Conspiracy theorists are avid anomaly hunters. Whenever they find something they immediately fail to understand, they try and weasle any correlation they can to fit their beliefs. … to the conspiracy theorist, anything other than what the government tells them will have to do. … The reasoning goes like this. Chemtrails are being sprayed everywhere, morgellon’s disease is still a mystery, therefore chemtrails cause morgellon’s disease… Conspiracy theorists have a long laundry list of secret tactics that Big Pharma and the government utilize to reduce the population. And this list gets so long and ridiculous. Vaccines, AIDs, chemtrails, fluoride, food additives etc. … conspiracy theorists continually ignore and deny any historical or scientific facts that don’t fit in their worldview. Denialism at its finest.

The Rational Wiki is equally snarky about these conspiracy theorists:

Chemtrails are an alleged conspiracy by which cranks claim that aircraft contrails are a form of chemical dispersal through which the government is attempting to poison people from above. This is a relatively recent conspiracy theory, having been first discussed around 1996, and is still going strong despite the evidence for the conspiracy being laughably lacking.

The Rational Wiki goes on to describe some of the homemade remedies these wackos have dreamed up to combat their imaginary chemtrails:

There are an intrepid group of people who have discovered the secret to removing chemtrails: vinegar. There are numerous groups dedicated to it, and despite the obvious stupidity of it all, they seem to believe it. The trick is as follows; simply evaporate a certain amount of vinegar each day in order to disperse clouds and chemtrails and to clear the skies. Depending on how crazy the person proposing this can be, the volumes range from a few litres per day (mixed with extra water) to simply spraying it into the air from a bottle. Yes, that’s right, people believe that clouds and chemicals at 20,000 ft can be dispersed and neutralised by spraying a couple of millilitres of dilute acetic acid in their back yard – presumably the patches of dead grass you can see in the videos these people produce are just a coincidence. For those who can’t quite afford the increase in energy bills associated with boiling 5+ litres of water a day for no reason, other advice includes simply tipping it onto asphalt to let it evaporate naturally. Complaints from neighbours about the smell aren’t usually mentioned.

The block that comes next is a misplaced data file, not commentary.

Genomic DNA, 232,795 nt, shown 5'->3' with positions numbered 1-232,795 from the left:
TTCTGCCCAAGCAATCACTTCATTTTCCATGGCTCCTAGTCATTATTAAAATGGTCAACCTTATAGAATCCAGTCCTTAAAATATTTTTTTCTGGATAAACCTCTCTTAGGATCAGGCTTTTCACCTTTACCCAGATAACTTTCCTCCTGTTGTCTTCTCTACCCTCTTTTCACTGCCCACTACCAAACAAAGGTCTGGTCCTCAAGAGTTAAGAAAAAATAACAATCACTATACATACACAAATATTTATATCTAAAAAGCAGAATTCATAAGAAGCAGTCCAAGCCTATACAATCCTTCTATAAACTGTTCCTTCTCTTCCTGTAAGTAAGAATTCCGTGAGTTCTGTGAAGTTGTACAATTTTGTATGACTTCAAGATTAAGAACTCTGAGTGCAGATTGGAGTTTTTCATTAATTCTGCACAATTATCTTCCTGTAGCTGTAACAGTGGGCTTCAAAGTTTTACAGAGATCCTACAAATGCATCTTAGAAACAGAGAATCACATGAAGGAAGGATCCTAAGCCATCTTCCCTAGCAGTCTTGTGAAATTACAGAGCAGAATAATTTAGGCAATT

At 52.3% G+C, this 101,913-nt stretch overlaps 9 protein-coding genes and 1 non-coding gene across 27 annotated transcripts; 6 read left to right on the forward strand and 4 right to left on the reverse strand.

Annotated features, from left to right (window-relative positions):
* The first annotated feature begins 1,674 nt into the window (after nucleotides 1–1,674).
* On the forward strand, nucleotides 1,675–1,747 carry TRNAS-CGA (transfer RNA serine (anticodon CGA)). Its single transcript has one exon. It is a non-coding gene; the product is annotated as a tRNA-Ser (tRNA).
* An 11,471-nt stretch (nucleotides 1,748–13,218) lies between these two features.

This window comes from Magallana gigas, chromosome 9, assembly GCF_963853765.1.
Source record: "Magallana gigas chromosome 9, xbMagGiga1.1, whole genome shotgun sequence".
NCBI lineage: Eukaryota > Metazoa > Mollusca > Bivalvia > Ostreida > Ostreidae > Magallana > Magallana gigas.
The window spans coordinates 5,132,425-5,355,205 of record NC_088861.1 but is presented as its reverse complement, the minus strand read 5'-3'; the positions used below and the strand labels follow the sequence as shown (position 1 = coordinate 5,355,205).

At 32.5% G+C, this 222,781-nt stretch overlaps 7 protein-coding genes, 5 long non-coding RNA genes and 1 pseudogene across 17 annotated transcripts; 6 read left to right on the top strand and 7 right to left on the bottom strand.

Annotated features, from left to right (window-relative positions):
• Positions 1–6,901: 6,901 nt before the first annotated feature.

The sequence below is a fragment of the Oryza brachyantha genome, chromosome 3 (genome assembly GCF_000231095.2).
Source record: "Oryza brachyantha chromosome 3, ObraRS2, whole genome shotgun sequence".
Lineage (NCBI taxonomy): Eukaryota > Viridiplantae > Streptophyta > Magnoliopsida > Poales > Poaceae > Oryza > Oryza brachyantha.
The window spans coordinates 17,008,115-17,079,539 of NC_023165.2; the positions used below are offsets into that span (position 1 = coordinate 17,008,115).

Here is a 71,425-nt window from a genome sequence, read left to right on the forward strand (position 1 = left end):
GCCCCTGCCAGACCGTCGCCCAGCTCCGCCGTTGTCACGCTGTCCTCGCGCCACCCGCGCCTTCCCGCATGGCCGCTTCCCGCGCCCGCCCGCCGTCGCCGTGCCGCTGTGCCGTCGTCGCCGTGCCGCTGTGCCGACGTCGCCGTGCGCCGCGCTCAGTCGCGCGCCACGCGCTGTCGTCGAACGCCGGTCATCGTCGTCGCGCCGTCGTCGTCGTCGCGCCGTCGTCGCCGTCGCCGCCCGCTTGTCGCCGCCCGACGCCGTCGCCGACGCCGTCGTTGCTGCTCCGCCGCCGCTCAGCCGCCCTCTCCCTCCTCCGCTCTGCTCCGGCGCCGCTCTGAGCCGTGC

Vinegar? This site recommends sulfur as a “detox strategy.” Nah – wear magnets and rub yourself with magic crystals. Works just as well.

The nutbars who believe in chemtrails have, on the other hand, done us considerable good by spawning numerous sites, wikis and blogs dedicated to science, reason and critical thinking to contradict this nonsense. We can always use more sites dedicated to logic, science and reason, even if the nutbars never read them.

The Contrail Science Blog is one such scientific site, and offers a good lesson on contrails throughout history, opening with this:

The chemtrail conspiracy theory seems to frequently misidentify ordinary contrails as “chemtrails” – some kind of secret spraying program. This theory comes in many flavors, and there’s a large number of things people bring up as “evidence” to support this theory. I’ve tried to gather all the debunks of this evidence in one place here, for easy reference. This is a work in progress, and will remain on the front page here as I expand and refine it. While the title of this post is “How to Debunk Chemtrails”, the actual debunking depends on what version of the theory needs debunking. There’s a variety of common claims, and variations on those themes. The best approach is to debunk the individual claim (such as: contrails only last a few seconds), rather than trying to debunk the entire theory.

The author clearly and eloquently explains that contrails are condensation, but not like your breath:

Condensation trails from a jet can last for many minutes, even for hours sometimes. So why is there this difference? Why do jet contrails sometime persist, but your breath condensation quickly evaporates? The difference is because a contrail freezes. It’s really that simple. Contrails form at -40 degrees Fahrenheit (which is also -40 Celsius), or colder. At that temperature the tiny drops of condensed water will instantly freeze. Once frozen they can not evaporate. They also can’t melt, as it’s -40. They can however fade away through a process known as “sublimation” – where a solid turns into a gas.

Why anyone thinks releasing anything at 25,000 or more feet would be effective is never answers. Ben Radford, of Skeptical Inquiry notes,